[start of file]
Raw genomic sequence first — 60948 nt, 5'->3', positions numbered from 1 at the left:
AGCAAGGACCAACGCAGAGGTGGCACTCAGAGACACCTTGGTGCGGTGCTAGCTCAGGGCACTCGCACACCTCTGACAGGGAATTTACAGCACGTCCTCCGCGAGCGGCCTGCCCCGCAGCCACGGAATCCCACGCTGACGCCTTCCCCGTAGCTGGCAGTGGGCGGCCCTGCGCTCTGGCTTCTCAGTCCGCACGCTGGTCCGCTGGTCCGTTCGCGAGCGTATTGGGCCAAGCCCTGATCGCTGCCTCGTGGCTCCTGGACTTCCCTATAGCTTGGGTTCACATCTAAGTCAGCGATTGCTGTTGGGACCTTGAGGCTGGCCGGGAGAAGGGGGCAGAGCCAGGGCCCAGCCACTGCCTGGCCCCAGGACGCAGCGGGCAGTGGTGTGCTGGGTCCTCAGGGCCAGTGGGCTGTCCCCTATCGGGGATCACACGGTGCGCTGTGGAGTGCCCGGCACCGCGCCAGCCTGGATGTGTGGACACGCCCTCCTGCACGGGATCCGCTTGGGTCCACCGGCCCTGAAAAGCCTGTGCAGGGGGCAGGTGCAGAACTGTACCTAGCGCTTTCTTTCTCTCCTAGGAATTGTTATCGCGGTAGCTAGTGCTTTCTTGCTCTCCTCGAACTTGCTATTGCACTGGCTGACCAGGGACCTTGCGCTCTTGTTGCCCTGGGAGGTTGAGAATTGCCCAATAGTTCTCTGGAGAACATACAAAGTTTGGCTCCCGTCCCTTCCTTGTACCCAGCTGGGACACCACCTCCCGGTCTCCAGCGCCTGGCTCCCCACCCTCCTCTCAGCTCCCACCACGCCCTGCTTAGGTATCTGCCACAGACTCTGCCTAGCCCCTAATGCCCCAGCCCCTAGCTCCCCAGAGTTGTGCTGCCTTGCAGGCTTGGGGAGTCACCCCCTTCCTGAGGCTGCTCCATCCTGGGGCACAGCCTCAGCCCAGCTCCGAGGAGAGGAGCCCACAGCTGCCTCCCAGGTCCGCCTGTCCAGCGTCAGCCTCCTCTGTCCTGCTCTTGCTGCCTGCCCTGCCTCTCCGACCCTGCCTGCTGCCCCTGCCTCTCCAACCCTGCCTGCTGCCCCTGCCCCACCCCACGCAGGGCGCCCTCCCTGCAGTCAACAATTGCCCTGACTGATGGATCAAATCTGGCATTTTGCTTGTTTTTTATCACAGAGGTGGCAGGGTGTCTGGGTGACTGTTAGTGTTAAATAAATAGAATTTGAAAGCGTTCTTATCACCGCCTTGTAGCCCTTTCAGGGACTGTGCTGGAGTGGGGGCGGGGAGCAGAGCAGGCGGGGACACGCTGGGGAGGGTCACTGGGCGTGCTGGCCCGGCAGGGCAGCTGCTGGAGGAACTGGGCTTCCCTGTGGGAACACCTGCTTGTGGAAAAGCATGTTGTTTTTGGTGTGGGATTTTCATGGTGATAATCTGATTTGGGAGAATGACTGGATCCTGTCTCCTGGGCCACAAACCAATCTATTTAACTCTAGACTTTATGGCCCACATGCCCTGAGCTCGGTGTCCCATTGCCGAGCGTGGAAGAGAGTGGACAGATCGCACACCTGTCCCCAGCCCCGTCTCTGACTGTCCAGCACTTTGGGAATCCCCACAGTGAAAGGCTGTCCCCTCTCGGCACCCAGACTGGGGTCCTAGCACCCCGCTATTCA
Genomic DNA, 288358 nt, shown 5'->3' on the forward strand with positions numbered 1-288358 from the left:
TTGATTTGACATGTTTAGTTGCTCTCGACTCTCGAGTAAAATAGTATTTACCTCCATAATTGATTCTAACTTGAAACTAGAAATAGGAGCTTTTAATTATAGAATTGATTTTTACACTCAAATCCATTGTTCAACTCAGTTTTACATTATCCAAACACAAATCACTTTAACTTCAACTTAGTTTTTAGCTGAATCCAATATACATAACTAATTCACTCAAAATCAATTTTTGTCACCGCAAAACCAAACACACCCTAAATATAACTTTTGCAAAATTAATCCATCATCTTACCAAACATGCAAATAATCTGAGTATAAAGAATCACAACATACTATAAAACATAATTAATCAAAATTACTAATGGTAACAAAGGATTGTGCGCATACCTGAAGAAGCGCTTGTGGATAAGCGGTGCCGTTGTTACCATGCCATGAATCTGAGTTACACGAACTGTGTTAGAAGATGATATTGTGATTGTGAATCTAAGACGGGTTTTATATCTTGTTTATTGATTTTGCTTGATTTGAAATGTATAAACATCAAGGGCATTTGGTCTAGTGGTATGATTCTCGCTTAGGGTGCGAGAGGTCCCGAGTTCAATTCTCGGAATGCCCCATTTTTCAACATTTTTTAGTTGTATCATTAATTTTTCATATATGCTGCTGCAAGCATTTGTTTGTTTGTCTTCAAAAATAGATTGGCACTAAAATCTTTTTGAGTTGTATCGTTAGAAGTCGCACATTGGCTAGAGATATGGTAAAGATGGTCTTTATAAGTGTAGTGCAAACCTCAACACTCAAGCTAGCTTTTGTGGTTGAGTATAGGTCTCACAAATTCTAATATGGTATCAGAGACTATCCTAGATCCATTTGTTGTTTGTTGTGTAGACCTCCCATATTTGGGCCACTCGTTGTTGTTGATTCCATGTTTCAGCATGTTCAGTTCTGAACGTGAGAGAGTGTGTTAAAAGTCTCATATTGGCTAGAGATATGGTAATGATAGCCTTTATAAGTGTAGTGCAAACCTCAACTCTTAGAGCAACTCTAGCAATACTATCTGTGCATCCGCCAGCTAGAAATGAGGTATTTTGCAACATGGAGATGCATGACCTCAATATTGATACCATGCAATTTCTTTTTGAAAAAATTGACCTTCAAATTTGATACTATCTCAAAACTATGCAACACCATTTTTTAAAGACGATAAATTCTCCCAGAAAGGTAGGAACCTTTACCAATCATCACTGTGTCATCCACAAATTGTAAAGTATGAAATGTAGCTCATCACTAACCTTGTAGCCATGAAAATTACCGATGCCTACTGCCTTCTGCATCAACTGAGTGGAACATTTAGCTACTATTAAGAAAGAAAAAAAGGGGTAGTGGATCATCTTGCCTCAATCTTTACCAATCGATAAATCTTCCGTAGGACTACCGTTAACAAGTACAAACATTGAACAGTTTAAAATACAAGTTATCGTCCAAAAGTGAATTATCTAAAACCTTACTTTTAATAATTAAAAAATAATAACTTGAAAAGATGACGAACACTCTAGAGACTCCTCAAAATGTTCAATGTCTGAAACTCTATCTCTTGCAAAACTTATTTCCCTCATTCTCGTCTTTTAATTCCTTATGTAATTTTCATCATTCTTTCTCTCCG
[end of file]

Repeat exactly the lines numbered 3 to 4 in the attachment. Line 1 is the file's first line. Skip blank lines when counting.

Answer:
Genomic DNA, 288358 nt, shown 5'->3' on the forward strand with positions numbered 1-288358 from the left:
TTGATTTGACATGTTTAGTTGCTCTCGACTCTCGAGTAAAATAGTATTTACCTCCATAATTGATTCTAACTTGAAACTAGAAATAGGAGCTTTTAATTATAGAATTGATTTTTACACTCAAATCCATTGTTCAACTCAGTTTTACATTATCCAAACACAAATCACTTTAACTTCAACTTAGTTTTTAGCTGAATCCAATATACATAACTAATTCACTCAAAATCAATTTTTGTCACCGCAAAACCAAACACACCCTAAATATAACTTTTGCAAAATTAATCCATCATCTTACCAAACATGCAAATAATCTGAGTATAAAGAATCACAACATACTATAAAACATAATTAATCAAAATTACTAATGGTAACAAAGGATTGTGCGCATACCTGAAGAAGCGCTTGTGGATAAGCGGTGCCGTTGTTACCATGCCATGAATCTGAGTTACACGAACTGTGTTAGAAGATGATATTGTGATTGTGAATCTAAGACGGGTTTTATATCTTGTTTATTGATTTTGCTTGATTTGAAATGTATAAACATCAAGGGCATTTGGTCTAGTGGTATGATTCTCGCTTAGGGTGCGAGAGGTCCCGAGTTCAATTCTCGGAATGCCCCATTTTTCAACATTTTTTAGTTGTATCATTAATTTTTCATATATGCTGCTGCAAGCATTTGTTTGTTTGTCTTCAAAAATAGATTGGCACTAAAATCTTTTTGAGTTGTATCGTTAGAAGTCGCACATTGGCTAGAGATATGGTAAAGATGGTCTTTATAAGTGTAGTGCAAACCTCAACACTCAAGCTAGCTTTTGTGGTTGAGTATAGGTCTCACAAATTCTAATATGGTATCAGAGACTATCCTAGATCCATTTGTTGTTTGTTGTGTAGACCTCCCATATTTGGGCCACTCGTTGTTGTTGATTCCATGTTTCAGCATGTTCAGTTCTGAACGTGAGAGAGTGTGTTAAAAGTCTCATATTGGCTAGAGATATGGTAATGATAGCCTTTATAAGTGTAGTGCAAACCTCAACTCTTAGAGCAACTCTAGCAATACTATCTGTGCATCCGCCAGCTAGAAATGAGGTATTTTGCAACATGGAGATGCATGACCTCAATATTGATACCATGCAATTTCTTTTTGAAAAAATTGACCTTCAAATTTGATACTATCTCAAAACTATGCAACACCATTTTTTAAAGACGATAAATTCTCCCAGAAAGGTAGGAACCTTTACCAATCATCACTGTGTCATCCACAAATTGTAAAGTATGAAATGTAGCTCATCACTAACCTTGTAGCCATGAAAATTACCGATGCCTACTGCCTTCTGCATCAACTGAGTGGAACATTTAGCTACTATTAAGAAAGAAAAAAAGGGGTAGTGGATCATCTTGCCTCAATCTTTACCAATCGATAAATCTTCCGTAGGACTACCGTTAACAAGTACAAACATTGAACAGTTTAAAATACAAGTTATCGTCCAAAAGTGAATTATCTAAAACCTTACTTTTAATAATTAAAAAATAATAACTTGAAAAGATGACGAACACTCTAGAGACTCCTCAAAATGTTCAATGTCTGAAACTCTATCTCTTGCAAAACTTATTTCCCTCATTCTCGTCTTTTAATTCCTTATGTAATTTTCATCATTCTTTCTCTCCG